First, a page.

What Interested You In 2020

A look back over 2020 to see what you have been reading and the subjects that are the most important to you.


In business you are always told to follow the money, but for us it is more important to follow the readership. If we are not writing what you want to read, then we are missing the mark. I like to review the ones that have garnered the most attention, in part to see if that will influence what I write about for 2021, but also to find out where the industry is looking for the most help.

As Semiconductor Engineering grows and we expand the number of channels, it becomes increasingly difficult to keep track of what is being read across all of them, and so I will concentrate on the two channels that I write for – Low Power-High Performance and Systems and Design.

As always, I am surprised that this process does not favor articles published earlier in the year, but it seems to be a fairly common practice that articles get most of their hits within the first month after publication and then slowly drift up over time thanks to search, as well as focused research on various topics within our Knowledge Center.

There are always exceptions, and it is surprising when an old article suddenly re-ignites, often within a different group of people and outside the initial readership. That says to me that we still have a lot of room to expand.

Systems and Design

Fifth place goes to “New Architectures, Much Faster Chips,” published in August. This piece, written by Ed Sperling and Ann Steffora Mutschler, looked at the innovations that are driving orders of magnitude improvement in performance.

Fourth place goes to a February post entitled “The Challenges Of Building Inferencing Chips,” which Ann Steffora Mutschler wrote. It examined advancements in AI and the different approaches to inferencing that are being developed. It posited that not all of them will work.

Third place, and all the ones above it, approached the subject of open source. “Open-Source Hardware Momentum Builds” was written by me in June and examined the impact that RISC-V is having on the open-source hardware market and contrasts it to open-source software.

Second place was a March article, also written by me, entitled “Why It’s So Hard To Create New Processors.” It explored the interest in creating new processors following the success of RISC-V and the potentially daunting verification challenges that go along with that.

The grand prize for 2020 goes to a September article written by Ed Sperling, entitled “RISC-V: What’s Missing And Who’s Competing.” This was an ‘Experts at the Table’ discussion that looked at the state of the tool suite and the uncertainties in the business model.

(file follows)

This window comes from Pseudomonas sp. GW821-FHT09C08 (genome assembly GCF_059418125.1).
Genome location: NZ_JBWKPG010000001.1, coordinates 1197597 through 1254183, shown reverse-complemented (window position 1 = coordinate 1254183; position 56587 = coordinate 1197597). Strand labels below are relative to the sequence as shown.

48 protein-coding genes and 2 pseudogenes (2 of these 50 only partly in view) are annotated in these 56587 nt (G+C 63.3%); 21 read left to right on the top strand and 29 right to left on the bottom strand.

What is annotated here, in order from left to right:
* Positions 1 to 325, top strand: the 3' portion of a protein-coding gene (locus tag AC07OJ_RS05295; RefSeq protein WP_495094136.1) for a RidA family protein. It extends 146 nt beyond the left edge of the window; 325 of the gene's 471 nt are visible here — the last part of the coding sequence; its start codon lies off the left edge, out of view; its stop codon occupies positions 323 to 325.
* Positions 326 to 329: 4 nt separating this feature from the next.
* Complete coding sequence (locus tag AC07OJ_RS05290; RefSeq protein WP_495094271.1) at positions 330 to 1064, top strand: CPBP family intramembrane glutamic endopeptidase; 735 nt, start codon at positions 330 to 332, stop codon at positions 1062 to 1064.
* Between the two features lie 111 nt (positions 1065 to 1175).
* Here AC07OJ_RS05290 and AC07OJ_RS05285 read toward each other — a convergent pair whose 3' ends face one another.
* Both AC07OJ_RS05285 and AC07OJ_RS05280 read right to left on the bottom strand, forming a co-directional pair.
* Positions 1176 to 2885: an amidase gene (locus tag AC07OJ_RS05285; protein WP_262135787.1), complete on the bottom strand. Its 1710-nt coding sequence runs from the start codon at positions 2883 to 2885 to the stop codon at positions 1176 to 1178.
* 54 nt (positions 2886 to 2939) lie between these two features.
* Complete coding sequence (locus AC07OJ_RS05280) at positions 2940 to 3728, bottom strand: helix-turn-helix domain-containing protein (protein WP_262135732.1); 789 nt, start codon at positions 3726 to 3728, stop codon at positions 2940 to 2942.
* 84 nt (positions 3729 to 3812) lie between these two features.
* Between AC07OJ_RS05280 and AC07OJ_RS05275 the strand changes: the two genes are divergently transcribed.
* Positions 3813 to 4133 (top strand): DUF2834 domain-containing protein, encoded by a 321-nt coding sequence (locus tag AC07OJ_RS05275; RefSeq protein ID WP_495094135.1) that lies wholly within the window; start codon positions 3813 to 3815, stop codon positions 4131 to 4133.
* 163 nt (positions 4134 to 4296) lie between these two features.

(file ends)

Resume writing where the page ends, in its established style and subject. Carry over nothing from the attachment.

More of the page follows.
Low Power-High Performance

Fifth place goes to a March article entitled “HBM Issues In AI Systems.” It looked at the advancements that have been made possible by adoption of HBM and the basic relationships between compute and memory access.

Fourth place was for the June article “Interconnect Challenges Grow, Tools Lag.” It examined the historical limitations cause by interconnect systems and how it is happening again today.

Third place goes to Ann Steffora Mutschler’s May article, entitled “‘More Than Moore’ Reality Check.” She examined some of the gaps in tooling and methodologies that would enable the industry to make full use of multi-die packages.

Second place was for “Increase In Analog Problems,” published in October. It examined what may be an anomaly in survey data, or an indicator that the industry is hitting a major issue with analog failures.

First place, and by a very wide margin, goes to another June article titled “Aging Problems At 5nm And Below.” It posited that semiconductor aging has moved from being a foundry issue to a user problem. At 5nm and below, vectorless methodologies become too inaccurate.


There are three subject areas that dominated the rankings: Artificial Intelligence (AI), advanced packaging, and RISC-V. I predict that AI will be even hotter in 2021 due to the number of new AI accelerator chips that will be coming to market. We had the first few in 2020 and as we see more of the architectures and the tradeoffs that have been made, I am sure that will prompt a lot more discussion.

Advanced packaging is becoming inevitable for many cutting-edge designs and while it may still be too early to call 2021 the year of the chiplets, I think we will get a lot closer to that becoming a reality. We still have to overcome a bunch of hurdles to get there.

The third subject area was RISC-V. I believe that it will go down in the readership polls next year because people will have their heads down trying to make it work. There will be successes and failures, but lower reader interest does not imply less success. In fact it may well become the really hot topic for 2022, when those efforts start showing more results.

Are there other areas that you would like to see us do a deep dive on, or to get commentary from the industry about? I would love to know what your biggest concerns are and where you might like help or guidance that we can provide by having a wider view of the industry. And as always — thanks for reading.

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